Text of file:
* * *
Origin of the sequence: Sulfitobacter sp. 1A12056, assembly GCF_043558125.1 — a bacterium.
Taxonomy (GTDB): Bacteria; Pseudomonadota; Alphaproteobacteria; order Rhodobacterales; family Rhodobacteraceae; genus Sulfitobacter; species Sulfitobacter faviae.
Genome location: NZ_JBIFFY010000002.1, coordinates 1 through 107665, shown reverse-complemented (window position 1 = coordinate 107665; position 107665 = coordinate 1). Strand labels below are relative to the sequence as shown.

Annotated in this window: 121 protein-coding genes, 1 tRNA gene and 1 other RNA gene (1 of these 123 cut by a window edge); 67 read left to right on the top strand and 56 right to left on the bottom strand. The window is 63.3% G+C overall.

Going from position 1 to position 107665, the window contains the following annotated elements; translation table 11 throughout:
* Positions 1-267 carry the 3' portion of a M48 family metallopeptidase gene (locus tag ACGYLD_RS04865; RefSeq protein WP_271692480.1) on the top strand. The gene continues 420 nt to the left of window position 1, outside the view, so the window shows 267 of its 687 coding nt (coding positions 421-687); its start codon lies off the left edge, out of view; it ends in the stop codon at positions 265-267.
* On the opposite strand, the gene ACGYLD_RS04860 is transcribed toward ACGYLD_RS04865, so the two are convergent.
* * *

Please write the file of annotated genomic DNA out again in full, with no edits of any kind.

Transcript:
Origin of the sequence: Sulfitobacter sp. 1A12056, assembly GCF_043558125.1 — a bacterium.
Taxonomy (GTDB): Bacteria; Pseudomonadota; Alphaproteobacteria; order Rhodobacterales; family Rhodobacteraceae; genus Sulfitobacter; species Sulfitobacter faviae.
Genome location: NZ_JBIFFY010000002.1, coordinates 1 through 107665, shown reverse-complemented (window position 1 = coordinate 107665; position 107665 = coordinate 1). Strand labels below are relative to the sequence as shown.

Annotated in this window: 121 protein-coding genes, 1 tRNA gene and 1 other RNA gene (1 of these 123 cut by a window edge); 67 read left to right on the top strand and 56 right to left on the bottom strand. The window is 63.3% G+C overall.

Going from position 1 to position 107665, the window contains the following annotated elements; translation table 11 throughout:
* Positions 1-267 carry the 3' portion of a M48 family metallopeptidase gene (locus tag ACGYLD_RS04865; RefSeq protein WP_271692480.1) on the top strand. The gene continues 420 nt to the left of window position 1, outside the view, so the window shows 267 of its 687 coding nt (coding positions 421-687); its start codon lies off the left edge, out of view; it ends in the stop codon at positions 265-267.
* On the opposite strand, the gene ACGYLD_RS04860 is transcribed toward ACGYLD_RS04865, so the two are convergent.